However, severe accidents could also cause tooth loss or significant changes in alignment. These will need a more long-term treatment plan to correct.


Thumb Sucking

It’s typical for children who suck their thumbs to have crooked teeth. Sometimes, they develop the habit after being taken off their pacifier. In such a case, the thumb substitutes for their comfort object as a baby.


Thumb sucking applies constant pressure on your front teeth and pushes them forward over time. Other children may have a habit of sucking their tongues, which has the same effect as using a thumb.


It would be wise to try to break your child’s habit as a toddler or before their permanent teeth start erupting. Otherwise, there’s a high chance they’ll develop protruding incisors.


Tongue Thrusting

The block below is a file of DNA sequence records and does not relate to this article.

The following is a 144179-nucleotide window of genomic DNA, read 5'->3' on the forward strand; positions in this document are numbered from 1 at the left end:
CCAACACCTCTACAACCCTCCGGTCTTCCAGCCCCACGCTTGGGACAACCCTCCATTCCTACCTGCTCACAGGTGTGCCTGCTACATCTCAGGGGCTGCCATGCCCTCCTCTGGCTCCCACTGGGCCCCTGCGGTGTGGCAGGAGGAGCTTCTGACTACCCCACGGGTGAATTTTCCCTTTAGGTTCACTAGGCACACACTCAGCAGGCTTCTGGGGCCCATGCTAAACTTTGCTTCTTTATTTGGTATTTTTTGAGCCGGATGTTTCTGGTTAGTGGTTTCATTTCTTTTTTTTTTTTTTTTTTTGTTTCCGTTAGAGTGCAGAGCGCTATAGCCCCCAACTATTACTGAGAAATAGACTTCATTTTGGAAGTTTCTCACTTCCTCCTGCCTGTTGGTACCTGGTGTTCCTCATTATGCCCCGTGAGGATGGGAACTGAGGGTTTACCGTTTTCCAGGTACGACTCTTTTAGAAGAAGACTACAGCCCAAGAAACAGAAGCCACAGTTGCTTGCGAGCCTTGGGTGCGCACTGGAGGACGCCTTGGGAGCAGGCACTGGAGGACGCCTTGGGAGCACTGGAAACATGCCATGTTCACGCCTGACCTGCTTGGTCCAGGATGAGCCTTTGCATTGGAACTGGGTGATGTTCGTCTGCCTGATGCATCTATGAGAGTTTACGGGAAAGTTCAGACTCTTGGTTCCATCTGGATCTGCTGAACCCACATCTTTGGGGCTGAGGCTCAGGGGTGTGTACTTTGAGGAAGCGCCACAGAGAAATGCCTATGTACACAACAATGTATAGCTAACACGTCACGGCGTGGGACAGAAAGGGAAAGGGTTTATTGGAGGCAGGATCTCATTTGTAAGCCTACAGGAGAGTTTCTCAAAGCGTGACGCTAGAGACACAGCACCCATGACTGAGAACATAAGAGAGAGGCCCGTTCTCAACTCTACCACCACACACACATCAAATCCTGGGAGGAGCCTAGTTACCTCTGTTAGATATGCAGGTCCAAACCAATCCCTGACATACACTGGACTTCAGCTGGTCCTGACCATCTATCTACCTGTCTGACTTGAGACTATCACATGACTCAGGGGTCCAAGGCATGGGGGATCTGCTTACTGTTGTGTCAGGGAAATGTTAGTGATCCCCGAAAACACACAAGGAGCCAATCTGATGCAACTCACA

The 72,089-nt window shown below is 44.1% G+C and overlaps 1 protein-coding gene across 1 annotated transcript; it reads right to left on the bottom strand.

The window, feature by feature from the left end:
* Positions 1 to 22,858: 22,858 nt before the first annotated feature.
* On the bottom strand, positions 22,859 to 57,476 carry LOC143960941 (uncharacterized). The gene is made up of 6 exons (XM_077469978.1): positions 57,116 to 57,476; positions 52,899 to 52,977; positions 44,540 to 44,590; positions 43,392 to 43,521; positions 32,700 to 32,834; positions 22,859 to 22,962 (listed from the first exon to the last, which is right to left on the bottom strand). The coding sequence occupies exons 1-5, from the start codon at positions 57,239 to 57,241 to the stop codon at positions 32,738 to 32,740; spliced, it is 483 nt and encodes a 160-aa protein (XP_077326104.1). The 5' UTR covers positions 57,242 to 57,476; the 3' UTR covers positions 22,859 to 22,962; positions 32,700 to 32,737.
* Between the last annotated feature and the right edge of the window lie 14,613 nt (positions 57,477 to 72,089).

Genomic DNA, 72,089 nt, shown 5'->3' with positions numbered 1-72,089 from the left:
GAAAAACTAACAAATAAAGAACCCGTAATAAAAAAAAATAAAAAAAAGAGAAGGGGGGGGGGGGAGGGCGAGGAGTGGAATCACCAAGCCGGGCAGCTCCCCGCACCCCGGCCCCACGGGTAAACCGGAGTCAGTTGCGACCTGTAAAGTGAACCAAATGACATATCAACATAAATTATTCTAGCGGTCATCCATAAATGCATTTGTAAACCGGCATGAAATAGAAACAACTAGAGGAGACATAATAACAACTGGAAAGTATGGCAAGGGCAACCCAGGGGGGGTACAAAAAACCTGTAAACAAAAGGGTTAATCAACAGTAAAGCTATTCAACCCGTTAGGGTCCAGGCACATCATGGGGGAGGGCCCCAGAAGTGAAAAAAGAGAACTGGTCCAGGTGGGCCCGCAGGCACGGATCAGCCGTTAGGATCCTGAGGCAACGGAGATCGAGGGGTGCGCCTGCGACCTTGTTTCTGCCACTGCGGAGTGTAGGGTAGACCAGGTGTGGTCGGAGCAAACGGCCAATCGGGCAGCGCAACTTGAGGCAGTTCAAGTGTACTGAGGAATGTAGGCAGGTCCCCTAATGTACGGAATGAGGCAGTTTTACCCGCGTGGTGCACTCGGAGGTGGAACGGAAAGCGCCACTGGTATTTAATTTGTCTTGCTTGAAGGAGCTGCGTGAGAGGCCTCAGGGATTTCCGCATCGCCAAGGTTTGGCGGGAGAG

Ideally, your tongue should rest against the center of your palate when you close your mouth. But, instead, many of our patients press their tongues against the back of their front teeth. Over time, it becomes automatic.


Similar to thumb sucking, the force of your tongue pushes your incisors outward and causes you to develop ‘buck teeth.’ This can be counterintuitive with orthodontic treatment. While the treatment may successfully straighten your teeth, your tongue will likely push them back out of position.


As a result, orthodontists usually recommend that patients complete at least a month of what we call ‘tongue therapy.’ Here’s how it works:

  1. Consciously place the tip of your tongue against the roof of your mouth.

  2. Close your mouth, then swallow while maintaining your tongue in that position.

  3. Try to keep your tongue against your palate at all times, especially when swallowing.

The therapy retrains your tongue muscles to maintain a normal resting position. Your tongue should stop working against you after a few rounds of practice.


Mouth Breathing

Do you find it hard to keep your tongue inside with an open mouth? Well, imagine how more challenging that could be while you sleep.


Mouth breathers are prone to developing crooked teeth because their tongue constantly pushes against their incisors. It’s even worse during bedtime.